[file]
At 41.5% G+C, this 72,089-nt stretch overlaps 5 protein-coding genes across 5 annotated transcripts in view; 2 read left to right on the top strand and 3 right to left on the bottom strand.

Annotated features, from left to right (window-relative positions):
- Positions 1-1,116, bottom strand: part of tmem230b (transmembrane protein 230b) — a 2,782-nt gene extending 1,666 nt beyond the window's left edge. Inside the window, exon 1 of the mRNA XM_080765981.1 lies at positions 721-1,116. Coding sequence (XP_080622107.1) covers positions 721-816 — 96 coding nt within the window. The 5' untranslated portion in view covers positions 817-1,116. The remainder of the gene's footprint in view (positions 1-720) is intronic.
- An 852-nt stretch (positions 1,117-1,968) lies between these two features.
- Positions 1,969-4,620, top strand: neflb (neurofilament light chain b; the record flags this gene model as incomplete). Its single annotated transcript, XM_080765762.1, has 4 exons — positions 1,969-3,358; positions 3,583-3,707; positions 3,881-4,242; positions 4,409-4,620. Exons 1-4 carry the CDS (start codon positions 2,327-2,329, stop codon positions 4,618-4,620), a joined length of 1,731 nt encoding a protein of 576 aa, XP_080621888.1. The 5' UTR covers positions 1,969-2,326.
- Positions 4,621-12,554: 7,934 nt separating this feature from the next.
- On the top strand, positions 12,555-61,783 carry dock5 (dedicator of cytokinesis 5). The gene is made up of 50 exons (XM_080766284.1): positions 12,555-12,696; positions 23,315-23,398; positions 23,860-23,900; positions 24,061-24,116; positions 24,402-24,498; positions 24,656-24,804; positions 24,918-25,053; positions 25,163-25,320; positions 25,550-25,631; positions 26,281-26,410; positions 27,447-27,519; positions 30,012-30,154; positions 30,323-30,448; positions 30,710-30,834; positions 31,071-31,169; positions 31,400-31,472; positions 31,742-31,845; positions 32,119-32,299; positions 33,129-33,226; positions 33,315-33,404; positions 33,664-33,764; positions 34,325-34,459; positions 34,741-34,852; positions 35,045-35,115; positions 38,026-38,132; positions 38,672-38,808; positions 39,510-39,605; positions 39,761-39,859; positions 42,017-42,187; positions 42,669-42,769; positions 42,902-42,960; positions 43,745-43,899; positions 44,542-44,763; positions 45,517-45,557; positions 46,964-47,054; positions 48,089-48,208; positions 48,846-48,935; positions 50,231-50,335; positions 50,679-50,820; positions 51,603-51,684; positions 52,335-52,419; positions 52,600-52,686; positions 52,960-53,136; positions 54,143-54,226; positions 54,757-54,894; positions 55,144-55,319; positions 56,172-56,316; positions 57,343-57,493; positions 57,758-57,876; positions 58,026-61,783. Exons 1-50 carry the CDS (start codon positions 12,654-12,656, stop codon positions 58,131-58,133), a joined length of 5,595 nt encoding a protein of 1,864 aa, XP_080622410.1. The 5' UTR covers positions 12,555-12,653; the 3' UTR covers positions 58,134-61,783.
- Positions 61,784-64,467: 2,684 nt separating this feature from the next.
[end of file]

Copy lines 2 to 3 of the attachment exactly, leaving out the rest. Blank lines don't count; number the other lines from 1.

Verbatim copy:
Annotated features, from left to right (window-relative positions):
- Positions 1-1,116, bottom strand: part of tmem230b (transmembrane protein 230b) — a 2,782-nt gene extending 1,666 nt beyond the window's left edge. Inside the window, exon 1 of the mRNA XM_080765981.1 lies at positions 721-1,116. Coding sequence (XP_080622107.1) covers positions 721-816 — 96 coding nt within the window. The 5' untranslated portion in view covers positions 817-1,116. The remainder of the gene's footprint in view (positions 1-720) is intronic.